Audrey S:

The principles are there.

Audrey S:

We are there to support everyone around us. We are supposed to be an organization, a philosophy of support, of altruism, of caring for our fellow human beings, for our planet, for all of those things, and I think the problem is at the moment that I suppose in its defense I could say that it's polarization. In saying something, you are then putting your head above the pulpit and kind of sorry parapet got my brain in gear. I think also, it doesn't feel as if we're living our values. However you view humanism and whatever humanism means to you, I don't think as a movement, as groups, that we really do anything, even on a local level, that really says that we're living our values and so social justice, whether we follow whatever's going on in the world at the moment or pick things that mean something to us, we don't seem to be doing anything. We don't even seem to have a voice in the room. We may send out a few tweets from some organizations about things, but I don't think we do anything on the ground, and I find that quite disappointing.

James H:

Yeah, thank you. And, aj, from your perspective, do you see that humanism should inherently include a commitment to social justice and, if so, how can this commitment be effectively integrated into the practice and philosophy of humanism?

AJ :

I would say humanism inherently, as Audrey says, contains a concern for others. That can be your neighbor, that can just be even in your family. Arguably the best charity begins at home raising kids properly. Many people don't have time to be involved in other campaigns coming home after a long day at work, so that concern for others has to be manifested in some way. To be a humanist, I think If we're talking about capital H, humanism as a movement and then social justice as like this sort of social activist phenomenon, then I don't think that's inherently deserving for all of you. Mrs Jones down the road should be a social activist because she's a humanist one, or she just may be a good grandma, maybe a good mom, sister, etc. So that and I think it's true that it only takes a minority of very, very motivated people to change the world it doesn't actually take everyone in the country. It can only need, really needs that core of motivated people and another sort of group around them who are able to then implement and volunteer and spread the message. Show by that metric Although everyone, we need maximum awareness, we can't be complacent and we can't sort of draw back from spreading maximum awareness. I think that's kind of the way that it should be, where the majority of people may have a tangential interest or daily activist schedule but they're still aware of and especially now with social media, it's very, very easy to be aware of and to keep in touch with movement as we follow the main people who are the drivers and the thrusters, the organizers, who are making sure to try and pursue a way forward. But I mean, audrey's been very active on this. I've taken a lot of inspiration from her with the Black Lives Matter UK movement and making sure that the humanist voice is being heard there, and she's been very active in calling for it, calling out when it's not been loud enough. And we did a young humanist association of Black Humanist Joint Event in the wake of the George Floyd protests and deaths, which I thought was one of the best events, the most memorable events that I can remember organizing in the past couple of years, and we need to do more of those.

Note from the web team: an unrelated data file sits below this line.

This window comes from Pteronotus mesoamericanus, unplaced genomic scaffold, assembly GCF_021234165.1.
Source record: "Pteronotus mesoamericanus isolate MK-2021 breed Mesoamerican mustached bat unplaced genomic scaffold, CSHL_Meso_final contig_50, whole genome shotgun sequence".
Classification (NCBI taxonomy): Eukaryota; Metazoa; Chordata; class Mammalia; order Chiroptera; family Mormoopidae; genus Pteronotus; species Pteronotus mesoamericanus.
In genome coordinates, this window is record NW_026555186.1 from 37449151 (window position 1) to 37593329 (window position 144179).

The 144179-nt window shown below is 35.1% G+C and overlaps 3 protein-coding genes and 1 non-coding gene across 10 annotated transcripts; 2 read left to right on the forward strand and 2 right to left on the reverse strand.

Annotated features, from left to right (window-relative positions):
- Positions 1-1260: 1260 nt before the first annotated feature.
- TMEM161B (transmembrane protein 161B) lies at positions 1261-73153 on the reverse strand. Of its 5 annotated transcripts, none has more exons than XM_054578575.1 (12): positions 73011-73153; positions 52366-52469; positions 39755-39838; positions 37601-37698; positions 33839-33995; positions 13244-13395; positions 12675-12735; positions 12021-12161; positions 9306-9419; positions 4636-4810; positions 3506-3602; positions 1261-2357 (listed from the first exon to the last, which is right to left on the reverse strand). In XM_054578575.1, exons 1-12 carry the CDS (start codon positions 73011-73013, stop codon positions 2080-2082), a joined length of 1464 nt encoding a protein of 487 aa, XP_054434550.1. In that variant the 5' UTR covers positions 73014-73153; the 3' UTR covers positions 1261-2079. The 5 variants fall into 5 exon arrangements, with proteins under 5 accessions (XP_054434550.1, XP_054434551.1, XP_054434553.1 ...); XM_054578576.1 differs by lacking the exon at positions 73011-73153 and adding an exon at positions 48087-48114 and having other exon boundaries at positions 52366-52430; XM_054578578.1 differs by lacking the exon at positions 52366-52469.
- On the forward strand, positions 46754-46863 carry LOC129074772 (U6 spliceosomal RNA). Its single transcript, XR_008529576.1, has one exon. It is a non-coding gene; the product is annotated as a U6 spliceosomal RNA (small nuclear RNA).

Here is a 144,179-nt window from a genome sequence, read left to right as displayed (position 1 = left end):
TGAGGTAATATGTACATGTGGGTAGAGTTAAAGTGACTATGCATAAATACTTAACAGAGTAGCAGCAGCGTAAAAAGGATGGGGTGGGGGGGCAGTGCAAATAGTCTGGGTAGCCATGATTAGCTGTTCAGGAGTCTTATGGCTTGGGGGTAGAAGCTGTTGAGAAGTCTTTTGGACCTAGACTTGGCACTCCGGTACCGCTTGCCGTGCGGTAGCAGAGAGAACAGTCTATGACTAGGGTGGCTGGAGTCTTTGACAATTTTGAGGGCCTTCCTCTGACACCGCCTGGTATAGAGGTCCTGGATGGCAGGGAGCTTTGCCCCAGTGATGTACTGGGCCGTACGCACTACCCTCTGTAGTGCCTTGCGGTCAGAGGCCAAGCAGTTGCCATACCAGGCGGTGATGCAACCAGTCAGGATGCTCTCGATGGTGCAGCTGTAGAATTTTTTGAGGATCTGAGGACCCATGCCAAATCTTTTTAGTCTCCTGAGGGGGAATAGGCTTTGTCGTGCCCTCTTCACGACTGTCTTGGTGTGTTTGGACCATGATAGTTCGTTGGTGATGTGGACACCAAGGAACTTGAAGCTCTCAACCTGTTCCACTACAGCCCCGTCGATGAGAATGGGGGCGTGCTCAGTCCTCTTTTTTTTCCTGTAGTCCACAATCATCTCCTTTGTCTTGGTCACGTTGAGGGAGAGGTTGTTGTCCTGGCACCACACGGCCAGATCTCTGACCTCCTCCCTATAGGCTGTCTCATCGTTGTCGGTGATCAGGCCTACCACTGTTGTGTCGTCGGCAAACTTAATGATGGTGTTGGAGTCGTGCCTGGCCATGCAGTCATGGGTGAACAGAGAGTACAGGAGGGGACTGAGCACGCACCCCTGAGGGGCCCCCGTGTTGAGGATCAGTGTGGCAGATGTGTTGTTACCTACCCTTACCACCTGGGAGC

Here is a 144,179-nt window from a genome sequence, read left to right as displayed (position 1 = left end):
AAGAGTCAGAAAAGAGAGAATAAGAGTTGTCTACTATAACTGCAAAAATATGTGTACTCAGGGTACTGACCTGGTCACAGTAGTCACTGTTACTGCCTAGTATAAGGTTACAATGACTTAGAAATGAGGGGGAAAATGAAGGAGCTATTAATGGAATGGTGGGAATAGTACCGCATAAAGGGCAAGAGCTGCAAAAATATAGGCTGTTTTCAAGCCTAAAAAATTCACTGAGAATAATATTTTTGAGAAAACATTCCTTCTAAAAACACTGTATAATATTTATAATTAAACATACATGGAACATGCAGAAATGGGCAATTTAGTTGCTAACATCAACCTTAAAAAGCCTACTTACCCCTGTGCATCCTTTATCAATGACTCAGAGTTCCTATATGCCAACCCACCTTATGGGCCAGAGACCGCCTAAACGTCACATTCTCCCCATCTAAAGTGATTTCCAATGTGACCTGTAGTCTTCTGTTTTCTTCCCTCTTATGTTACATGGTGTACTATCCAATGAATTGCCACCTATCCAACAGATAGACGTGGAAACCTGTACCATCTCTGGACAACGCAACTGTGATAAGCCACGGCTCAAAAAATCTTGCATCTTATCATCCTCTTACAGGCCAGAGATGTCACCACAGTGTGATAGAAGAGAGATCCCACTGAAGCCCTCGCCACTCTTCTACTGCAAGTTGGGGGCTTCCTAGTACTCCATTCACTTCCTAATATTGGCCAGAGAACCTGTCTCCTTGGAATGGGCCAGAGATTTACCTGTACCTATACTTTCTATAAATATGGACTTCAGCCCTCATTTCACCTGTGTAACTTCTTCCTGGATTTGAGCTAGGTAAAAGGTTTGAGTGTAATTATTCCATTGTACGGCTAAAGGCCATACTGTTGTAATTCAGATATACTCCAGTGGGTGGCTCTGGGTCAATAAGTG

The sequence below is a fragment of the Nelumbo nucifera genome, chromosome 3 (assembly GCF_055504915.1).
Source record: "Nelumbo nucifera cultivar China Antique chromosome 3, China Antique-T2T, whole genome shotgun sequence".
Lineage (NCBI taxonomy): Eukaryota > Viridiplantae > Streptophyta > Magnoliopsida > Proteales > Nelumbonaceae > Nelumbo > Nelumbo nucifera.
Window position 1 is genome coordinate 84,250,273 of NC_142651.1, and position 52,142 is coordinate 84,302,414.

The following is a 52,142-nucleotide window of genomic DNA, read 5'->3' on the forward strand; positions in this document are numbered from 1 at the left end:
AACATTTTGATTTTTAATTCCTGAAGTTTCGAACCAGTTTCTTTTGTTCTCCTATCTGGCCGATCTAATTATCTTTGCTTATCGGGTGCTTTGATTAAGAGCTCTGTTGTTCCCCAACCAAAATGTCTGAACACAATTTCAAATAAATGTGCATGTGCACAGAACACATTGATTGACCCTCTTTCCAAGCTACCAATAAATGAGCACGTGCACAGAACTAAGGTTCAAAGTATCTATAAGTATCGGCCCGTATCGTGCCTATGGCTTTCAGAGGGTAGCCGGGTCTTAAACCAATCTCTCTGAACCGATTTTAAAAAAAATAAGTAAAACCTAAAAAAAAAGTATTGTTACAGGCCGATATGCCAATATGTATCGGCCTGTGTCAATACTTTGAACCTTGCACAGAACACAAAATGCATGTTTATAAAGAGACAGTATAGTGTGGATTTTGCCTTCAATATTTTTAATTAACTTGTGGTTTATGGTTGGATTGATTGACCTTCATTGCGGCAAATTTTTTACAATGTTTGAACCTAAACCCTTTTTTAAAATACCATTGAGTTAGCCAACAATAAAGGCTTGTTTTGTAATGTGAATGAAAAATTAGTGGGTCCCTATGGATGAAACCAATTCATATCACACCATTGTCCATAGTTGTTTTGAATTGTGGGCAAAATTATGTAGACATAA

AJ :

So I think humanists, that being that active voice, it's very easy to do in some sense, especially for the activists that are more on the ground, it gets a bit harder and harder and we'll cover this, I think, later on in the episode when we discussed the sort of the aftermath of the Anniers interview and the points that she brought up.

AJ :

It's harder as you go up the bureaucracy chain, sort of at the UN level, un Human Rights Council level, where humanists international my organization does have a voice. There. You need to be a bit more careful about what you're saying and I think there is a place for that. There's also a place for the local activism which is speaking to the lived experiences of people and humanism definitely needs to be. That's why I'm again taking an inspiration from Audrey in being active on TikTok. I started a TikTok a few months ago just to make sure that there are young humanists or humanist voices of any kind, but certainly young humanist voices in the UK on these platforms that can reach people in a different way than how people are reached with YouTube or Twitter or Insta. So that's, I think, a key priority for us going forward.

James H:

Yeah, thank you. That's definitely true that not everyone can't be an activist on every topic, so I think that's very important to highlight and I guess Audrey, as someone, as I mentioned, who is proactive and out there and definitely listener do follow Audrey on TikTok to keep up to date. What would you say is most supportive for you?

Audrey S:

When someone said something, it goes into the air. But if someone adds to it and it's just those added voices it adds layers to the actual topic and so that when someone's saying something can highlight in something, to add your own thoughts, to add your own point of view to it, highlights it and brings it around to other people, to then think that they can add their voice. And I think it isn't about what you do, it's the collective voice to actually make things go further. But you have to start somewhere and that single voice and someone looking at that and just adding to it. That's the most important thing because, as you say, not everyone's an activist, not everyone wants to be on TikTok, some people don't even know how to get onto TikTok. But things get passed around and it's just bringing those conversations into different spaces so that different people can add their voice and different people can be thinking about these topics. And at the moment I don't think that that's what's happening.